To prevent further problems
- Keep domestic animals (dogs, cats, chickens, rabbits, rodents, etc.) in a secured enclosure with a sturdy roof.
- Feed your pets inside, or remove uneaten pet food between feedings.
- Close or patch openings in fences.
- Keep shrubbery, grass, etc. trimmed to deny bobcats hiding and resting cover.
- Deny access to bobcats by putting up fencing. However, since bobcats can jump up to 12 feet, a 6-foot fence may not deter them if they are attracted to something in the yard.
- Work with your neighbors to achieve a consistent solution to the situation.
Possible Health Concerns
Rabies – Symptoms of rabies can include foaming at the mouth, erratic, hyperactive behavior, and/or fearful, paralyzed and lethargic behavior. Bobcats rarely get rabies. If you see any animal with symptoms of rabies, stay away from it and call 911, your closest Arizona Game and Fish Department office, or a wildlife control business immediately.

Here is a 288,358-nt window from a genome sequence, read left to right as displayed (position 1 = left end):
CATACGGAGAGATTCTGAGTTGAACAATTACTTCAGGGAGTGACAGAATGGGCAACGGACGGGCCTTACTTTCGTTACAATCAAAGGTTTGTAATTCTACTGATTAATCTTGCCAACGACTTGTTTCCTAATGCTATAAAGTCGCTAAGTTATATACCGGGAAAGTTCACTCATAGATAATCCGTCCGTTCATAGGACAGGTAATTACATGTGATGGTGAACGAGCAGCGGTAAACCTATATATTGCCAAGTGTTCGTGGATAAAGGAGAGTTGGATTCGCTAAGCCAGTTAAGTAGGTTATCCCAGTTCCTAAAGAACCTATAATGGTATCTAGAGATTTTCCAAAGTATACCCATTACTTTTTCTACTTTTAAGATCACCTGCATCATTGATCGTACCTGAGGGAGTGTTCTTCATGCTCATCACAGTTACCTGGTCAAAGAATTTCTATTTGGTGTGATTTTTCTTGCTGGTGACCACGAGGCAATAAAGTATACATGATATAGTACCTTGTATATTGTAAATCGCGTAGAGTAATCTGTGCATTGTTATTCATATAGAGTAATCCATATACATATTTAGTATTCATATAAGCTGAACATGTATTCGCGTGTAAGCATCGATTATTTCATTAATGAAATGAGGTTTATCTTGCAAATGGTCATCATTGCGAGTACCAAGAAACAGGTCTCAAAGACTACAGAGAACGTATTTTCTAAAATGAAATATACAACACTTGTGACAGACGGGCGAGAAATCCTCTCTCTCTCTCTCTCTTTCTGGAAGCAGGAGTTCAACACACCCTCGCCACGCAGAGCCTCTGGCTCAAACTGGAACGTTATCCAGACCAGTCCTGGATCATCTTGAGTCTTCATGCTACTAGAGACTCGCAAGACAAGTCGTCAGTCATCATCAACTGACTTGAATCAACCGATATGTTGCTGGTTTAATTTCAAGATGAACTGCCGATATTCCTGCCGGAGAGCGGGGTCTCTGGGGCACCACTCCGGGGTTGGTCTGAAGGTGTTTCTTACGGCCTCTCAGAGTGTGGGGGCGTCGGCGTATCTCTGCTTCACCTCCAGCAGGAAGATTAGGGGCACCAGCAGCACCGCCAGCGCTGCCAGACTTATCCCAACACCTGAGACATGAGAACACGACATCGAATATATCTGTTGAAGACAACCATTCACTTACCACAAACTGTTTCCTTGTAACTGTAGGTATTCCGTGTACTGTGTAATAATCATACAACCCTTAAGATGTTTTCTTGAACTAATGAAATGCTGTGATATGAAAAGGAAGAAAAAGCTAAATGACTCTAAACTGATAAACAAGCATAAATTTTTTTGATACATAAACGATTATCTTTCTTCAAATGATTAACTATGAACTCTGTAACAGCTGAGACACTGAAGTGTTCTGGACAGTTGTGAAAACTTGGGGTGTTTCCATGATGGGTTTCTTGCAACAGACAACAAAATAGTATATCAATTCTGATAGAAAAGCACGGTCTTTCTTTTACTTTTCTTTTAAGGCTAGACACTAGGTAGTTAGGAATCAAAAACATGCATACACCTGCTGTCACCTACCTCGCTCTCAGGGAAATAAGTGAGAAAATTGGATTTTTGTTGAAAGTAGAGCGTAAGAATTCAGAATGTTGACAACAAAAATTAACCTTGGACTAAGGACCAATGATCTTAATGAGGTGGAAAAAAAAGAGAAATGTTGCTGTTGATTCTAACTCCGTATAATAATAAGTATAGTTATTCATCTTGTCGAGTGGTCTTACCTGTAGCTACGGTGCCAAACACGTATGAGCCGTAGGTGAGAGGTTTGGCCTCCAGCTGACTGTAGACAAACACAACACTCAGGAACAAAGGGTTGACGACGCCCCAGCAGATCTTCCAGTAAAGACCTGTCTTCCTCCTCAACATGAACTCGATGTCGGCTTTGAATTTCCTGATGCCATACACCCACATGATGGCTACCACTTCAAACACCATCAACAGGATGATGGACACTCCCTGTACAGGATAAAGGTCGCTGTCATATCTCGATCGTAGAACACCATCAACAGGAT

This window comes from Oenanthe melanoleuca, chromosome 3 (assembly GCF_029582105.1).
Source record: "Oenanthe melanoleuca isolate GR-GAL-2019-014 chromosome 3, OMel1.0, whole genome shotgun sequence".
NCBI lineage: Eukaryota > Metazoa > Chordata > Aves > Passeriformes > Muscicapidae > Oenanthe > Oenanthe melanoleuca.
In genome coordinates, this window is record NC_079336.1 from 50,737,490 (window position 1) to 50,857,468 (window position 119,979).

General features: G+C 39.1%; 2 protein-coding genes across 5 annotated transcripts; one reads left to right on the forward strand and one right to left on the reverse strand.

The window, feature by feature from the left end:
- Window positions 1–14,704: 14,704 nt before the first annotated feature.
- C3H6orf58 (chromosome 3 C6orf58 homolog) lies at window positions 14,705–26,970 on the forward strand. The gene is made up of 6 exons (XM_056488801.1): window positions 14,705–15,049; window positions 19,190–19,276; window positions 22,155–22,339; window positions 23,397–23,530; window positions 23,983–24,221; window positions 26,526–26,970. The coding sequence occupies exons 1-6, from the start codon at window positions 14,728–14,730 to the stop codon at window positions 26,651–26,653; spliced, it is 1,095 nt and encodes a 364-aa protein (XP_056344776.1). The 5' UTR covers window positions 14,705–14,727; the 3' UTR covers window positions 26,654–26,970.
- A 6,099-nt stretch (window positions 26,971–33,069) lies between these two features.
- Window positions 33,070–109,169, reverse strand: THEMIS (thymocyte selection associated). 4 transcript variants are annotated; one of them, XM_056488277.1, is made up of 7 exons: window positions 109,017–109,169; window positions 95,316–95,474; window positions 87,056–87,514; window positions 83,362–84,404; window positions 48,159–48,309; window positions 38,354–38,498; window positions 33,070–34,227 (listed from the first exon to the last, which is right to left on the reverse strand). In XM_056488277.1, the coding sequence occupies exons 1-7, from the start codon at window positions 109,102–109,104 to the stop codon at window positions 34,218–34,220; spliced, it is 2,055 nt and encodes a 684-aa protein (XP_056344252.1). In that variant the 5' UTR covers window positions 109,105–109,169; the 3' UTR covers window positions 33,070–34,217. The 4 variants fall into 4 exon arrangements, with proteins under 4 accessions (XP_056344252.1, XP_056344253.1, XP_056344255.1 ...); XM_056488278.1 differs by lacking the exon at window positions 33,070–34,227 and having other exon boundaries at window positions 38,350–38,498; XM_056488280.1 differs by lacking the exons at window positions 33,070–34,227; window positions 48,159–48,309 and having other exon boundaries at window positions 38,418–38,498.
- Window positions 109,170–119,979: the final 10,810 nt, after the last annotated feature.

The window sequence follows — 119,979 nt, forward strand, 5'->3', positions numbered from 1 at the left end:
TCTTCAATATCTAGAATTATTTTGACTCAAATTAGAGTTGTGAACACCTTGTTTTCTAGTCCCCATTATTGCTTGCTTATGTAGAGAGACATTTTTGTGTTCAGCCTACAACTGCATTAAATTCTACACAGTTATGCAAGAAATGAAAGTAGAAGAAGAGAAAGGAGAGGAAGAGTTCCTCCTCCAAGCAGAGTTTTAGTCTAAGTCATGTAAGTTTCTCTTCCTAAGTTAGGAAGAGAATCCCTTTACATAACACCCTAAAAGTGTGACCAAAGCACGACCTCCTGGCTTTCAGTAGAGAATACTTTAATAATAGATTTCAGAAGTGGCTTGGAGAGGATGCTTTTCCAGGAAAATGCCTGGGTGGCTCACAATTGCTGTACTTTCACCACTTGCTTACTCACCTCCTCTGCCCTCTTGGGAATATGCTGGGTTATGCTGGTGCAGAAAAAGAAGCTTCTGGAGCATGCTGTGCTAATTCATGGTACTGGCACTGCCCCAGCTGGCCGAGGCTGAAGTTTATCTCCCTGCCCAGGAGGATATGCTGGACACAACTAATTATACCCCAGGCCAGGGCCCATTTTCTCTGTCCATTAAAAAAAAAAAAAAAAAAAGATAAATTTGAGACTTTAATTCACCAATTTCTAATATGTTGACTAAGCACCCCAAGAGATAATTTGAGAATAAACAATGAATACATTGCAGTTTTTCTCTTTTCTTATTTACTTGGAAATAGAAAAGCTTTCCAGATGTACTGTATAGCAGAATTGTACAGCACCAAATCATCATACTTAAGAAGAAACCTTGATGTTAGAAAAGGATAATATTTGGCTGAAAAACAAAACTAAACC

Anyone bitten by a bobcat must immediately seek medical attention from a qualified healthcare provider. Whenever possible, the animal should be captured or killed and sent to a laboratory for rabies testing.
Laws and Policies
- Bobcats are not considered a threat to human safety except in rare cases when they have rabies or are extremely aggressive. The Arizona Game and Fish Department does not routinely relocate bobcats.
- Bobcats are classified as predatory and furbearing animals. A valid hunting license is required, except in the case of depredation (killing of livestock) removal. See Arizona Game and Fish Department Hunting Regulations.
- The possession of live bobcats is illegal.
- State law prohibits firing a gun within a quarter-mile of an occupied residence or building without the permission of the owner.
- Check your local city ordinances, but most cities ban shooting firearms within city limits. Some cities ban the use of slingshots, BB guns, air guns, or bows.
- Refer to ARS-17-239 on wildlife depredation and Arizona Game and Fish Department Hunting Regulations for more information.